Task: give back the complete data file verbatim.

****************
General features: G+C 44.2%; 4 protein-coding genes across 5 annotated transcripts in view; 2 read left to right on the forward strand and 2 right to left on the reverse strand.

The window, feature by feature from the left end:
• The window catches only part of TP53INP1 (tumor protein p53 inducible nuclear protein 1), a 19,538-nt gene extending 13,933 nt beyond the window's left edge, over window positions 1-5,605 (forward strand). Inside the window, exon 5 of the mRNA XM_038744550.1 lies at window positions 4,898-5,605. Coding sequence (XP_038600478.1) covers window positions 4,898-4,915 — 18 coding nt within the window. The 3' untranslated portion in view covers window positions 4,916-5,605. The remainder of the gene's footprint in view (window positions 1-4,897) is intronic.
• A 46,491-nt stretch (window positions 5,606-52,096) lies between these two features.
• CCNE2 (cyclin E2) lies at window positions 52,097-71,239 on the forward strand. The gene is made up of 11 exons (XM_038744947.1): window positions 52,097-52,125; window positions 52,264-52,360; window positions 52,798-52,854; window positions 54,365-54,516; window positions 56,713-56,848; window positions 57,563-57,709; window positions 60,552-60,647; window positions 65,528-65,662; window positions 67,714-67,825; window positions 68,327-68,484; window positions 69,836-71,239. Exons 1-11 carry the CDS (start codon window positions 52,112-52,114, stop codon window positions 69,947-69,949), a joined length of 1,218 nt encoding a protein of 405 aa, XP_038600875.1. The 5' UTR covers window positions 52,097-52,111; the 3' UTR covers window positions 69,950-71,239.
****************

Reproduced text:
General features: G+C 44.2%; 4 protein-coding genes across 5 annotated transcripts in view; 2 read left to right on the forward strand and 2 right to left on the reverse strand.

The window, feature by feature from the left end:
• The window catches only part of TP53INP1 (tumor protein p53 inducible nuclear protein 1), a 19,538-nt gene extending 13,933 nt beyond the window's left edge, over window positions 1-5,605 (forward strand). Inside the window, exon 5 of the mRNA XM_038744550.1 lies at window positions 4,898-5,605. Coding sequence (XP_038600478.1) covers window positions 4,898-4,915 — 18 coding nt within the window. The 3' untranslated portion in view covers window positions 4,916-5,605. The remainder of the gene's footprint in view (window positions 1-4,897) is intronic.
• A 46,491-nt stretch (window positions 5,606-52,096) lies between these two features.
• CCNE2 (cyclin E2) lies at window positions 52,097-71,239 on the forward strand. The gene is made up of 11 exons (XM_038744947.1): window positions 52,097-52,125; window positions 52,264-52,360; window positions 52,798-52,854; window positions 54,365-54,516; window positions 56,713-56,848; window positions 57,563-57,709; window positions 60,552-60,647; window positions 65,528-65,662; window positions 67,714-67,825; window positions 68,327-68,484; window positions 69,836-71,239. Exons 1-11 carry the CDS (start codon window positions 52,112-52,114, stop codon window positions 69,947-69,949), a joined length of 1,218 nt encoding a protein of 405 aa, XP_038600875.1. The 5' UTR covers window positions 52,097-52,111; the 3' UTR covers window positions 69,950-71,239.